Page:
The possibility of an appeal exists. However, it is reassuringthat even International Criminal Court advocates believe that the basis of thedecision – that opening an investigation is not in the interests of justice –makes a successful appealof the decision unlikely.

Following the decision, Secretary of State Mike Pompeo noted,“This decision is a victory for the rule of law and the integrity of the ICC asan institution, given the United States is not subject to the ICC’sjurisdiction.” It is indeed a victory, but it does not resolve the fundamentalconflict between the U.S. and the International Criminal Court.

Regardless of the Afghanistan decision, the InternationalCriminal Court still claims authority to investigate the U.S. in certaincircumstances despite the U.S. not being a party to the Rome Statute, rejectingICC jurisdiction over U.S. persons, and taking steps to insulate itself fromICC jurisdiction. Although the U.S. has occasionallysupported ICC efforts to bring criminals to justice, the U.S. has repeatedlyrejectedthe Court’sclaimsof jurisdictionand keptthe ICC at arm’s length even under President Barack Obama.

Although the immediate dispute appears to be resolved, theU.S. could again find itself in a similar dispute with the InternationalCriminal Court. The decision does not amend the Rome Statute, reform the InternationalCriminal Court, or alter the jurisdiction of the ICC to prevent the Court from investigatingsimilar cases in the future.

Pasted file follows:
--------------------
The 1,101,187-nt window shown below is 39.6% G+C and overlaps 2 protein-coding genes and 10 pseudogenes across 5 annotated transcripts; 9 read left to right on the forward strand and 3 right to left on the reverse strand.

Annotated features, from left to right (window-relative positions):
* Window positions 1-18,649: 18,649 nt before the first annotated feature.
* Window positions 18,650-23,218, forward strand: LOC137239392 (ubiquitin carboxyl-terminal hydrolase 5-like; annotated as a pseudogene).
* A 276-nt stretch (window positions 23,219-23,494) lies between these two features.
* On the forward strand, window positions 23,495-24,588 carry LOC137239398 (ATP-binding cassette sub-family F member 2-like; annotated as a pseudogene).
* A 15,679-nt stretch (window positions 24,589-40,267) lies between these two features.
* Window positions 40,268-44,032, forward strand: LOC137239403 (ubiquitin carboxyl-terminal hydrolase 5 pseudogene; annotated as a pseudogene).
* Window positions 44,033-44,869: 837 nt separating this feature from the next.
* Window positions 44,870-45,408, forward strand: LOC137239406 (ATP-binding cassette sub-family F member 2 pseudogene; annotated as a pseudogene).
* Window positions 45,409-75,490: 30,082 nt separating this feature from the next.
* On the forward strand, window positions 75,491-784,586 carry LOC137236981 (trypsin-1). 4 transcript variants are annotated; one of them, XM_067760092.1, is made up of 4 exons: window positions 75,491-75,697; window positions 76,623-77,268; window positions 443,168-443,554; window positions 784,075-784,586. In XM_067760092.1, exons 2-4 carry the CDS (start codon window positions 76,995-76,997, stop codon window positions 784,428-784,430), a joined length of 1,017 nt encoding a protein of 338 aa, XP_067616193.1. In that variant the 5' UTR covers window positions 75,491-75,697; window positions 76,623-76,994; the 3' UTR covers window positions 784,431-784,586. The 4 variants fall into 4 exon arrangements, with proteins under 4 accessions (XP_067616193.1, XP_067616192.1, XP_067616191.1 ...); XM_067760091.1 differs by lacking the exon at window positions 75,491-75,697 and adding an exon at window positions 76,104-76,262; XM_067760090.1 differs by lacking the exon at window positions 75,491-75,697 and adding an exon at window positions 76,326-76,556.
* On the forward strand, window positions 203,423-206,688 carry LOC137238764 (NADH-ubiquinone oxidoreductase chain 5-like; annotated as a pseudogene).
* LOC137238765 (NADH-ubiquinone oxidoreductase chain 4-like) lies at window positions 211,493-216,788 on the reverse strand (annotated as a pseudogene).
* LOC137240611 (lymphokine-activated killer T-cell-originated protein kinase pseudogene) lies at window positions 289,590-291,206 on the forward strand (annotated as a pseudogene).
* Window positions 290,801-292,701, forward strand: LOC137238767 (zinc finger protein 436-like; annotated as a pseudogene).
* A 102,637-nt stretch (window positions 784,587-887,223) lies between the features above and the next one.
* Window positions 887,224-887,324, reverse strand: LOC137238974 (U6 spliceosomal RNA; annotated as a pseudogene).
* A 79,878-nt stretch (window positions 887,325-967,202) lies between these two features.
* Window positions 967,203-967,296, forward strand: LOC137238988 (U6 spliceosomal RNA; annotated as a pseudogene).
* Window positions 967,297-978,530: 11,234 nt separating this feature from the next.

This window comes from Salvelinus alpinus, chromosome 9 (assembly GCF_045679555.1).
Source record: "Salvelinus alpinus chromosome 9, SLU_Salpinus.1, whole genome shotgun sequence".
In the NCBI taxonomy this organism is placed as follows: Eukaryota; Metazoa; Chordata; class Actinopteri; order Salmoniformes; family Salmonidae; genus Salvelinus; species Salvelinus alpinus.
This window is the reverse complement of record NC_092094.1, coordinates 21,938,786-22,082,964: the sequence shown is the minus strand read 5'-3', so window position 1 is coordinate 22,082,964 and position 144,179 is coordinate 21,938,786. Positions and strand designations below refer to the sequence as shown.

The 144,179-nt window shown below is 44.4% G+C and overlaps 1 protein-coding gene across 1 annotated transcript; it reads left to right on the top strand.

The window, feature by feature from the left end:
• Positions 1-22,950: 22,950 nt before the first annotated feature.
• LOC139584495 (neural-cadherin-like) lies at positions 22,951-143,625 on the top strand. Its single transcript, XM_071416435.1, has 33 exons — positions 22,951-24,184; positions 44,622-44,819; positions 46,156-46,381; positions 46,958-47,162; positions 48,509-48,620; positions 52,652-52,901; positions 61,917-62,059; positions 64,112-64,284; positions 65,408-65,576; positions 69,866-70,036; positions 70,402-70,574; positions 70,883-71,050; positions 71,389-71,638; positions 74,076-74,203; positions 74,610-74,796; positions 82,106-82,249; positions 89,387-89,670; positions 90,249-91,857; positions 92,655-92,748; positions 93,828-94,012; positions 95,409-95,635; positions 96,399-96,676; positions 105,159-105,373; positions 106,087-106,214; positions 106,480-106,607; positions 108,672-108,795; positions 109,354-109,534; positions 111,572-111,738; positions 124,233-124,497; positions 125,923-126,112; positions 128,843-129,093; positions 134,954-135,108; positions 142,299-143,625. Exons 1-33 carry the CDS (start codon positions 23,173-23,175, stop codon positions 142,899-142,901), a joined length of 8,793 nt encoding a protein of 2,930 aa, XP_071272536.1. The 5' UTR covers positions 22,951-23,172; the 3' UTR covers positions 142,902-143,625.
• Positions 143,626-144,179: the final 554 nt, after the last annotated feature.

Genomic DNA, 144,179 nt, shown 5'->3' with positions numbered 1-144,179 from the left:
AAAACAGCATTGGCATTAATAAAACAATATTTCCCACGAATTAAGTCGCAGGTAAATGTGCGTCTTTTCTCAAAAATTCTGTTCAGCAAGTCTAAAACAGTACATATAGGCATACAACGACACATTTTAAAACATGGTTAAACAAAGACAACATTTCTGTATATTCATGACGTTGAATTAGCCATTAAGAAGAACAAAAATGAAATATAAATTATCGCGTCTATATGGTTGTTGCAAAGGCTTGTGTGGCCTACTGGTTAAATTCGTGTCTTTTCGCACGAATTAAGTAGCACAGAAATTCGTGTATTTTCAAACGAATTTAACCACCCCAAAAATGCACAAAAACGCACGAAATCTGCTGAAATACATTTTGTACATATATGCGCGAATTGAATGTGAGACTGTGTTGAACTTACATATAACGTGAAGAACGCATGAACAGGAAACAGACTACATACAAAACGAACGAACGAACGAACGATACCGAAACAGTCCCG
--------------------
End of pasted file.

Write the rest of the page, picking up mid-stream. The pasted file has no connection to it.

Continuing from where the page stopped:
This underscores the wisdomof the U.S. decision to forego ratification of the Rome Statute, enact lawscircumscribing U.S. engagement with the ICC, and recent decisions that, in thewords of Pompeo,“protect allied and American military and civilian personnel from living infear from unjust prosecution for actions taken to defend our greatnation.”

Although this experience and other recentsetbacks forthe ICC should lead the ICC and States Parties to reevaluate the trajectory ofthe Court, this is far from certain. As it stands, President Donald Trump iscorrect to warn,“Since the creation of the ICC, the United States has consistently declined tojoin the court because of its broad, unaccountable prosecutorial powers; thethreat it poses to American national sovereignty; and other deficiencies thatrender it illegitimate. Any attempt totarget American, Israeli, or allied personnel for prosecution will be met witha swift and vigorous response.”

The post US Must Remain Wary of International Criminal Court Even After Decision to Not Target Americans appeared first on The Daily Signal.

Reply With Quote

Thread Tools Search this Thread
Search this Thread:

Advanced Search
Rate This Thread
Rate This Thread:

All times are GMT -8. The time now is 10:59 PM.

Powered by vBulletin® Version 3.8.5
Copyright ©2000 - 2019, Jelsoft Enterprises Ltd.
Copyright ©2007 - 20017 SZONE.US All rights reserved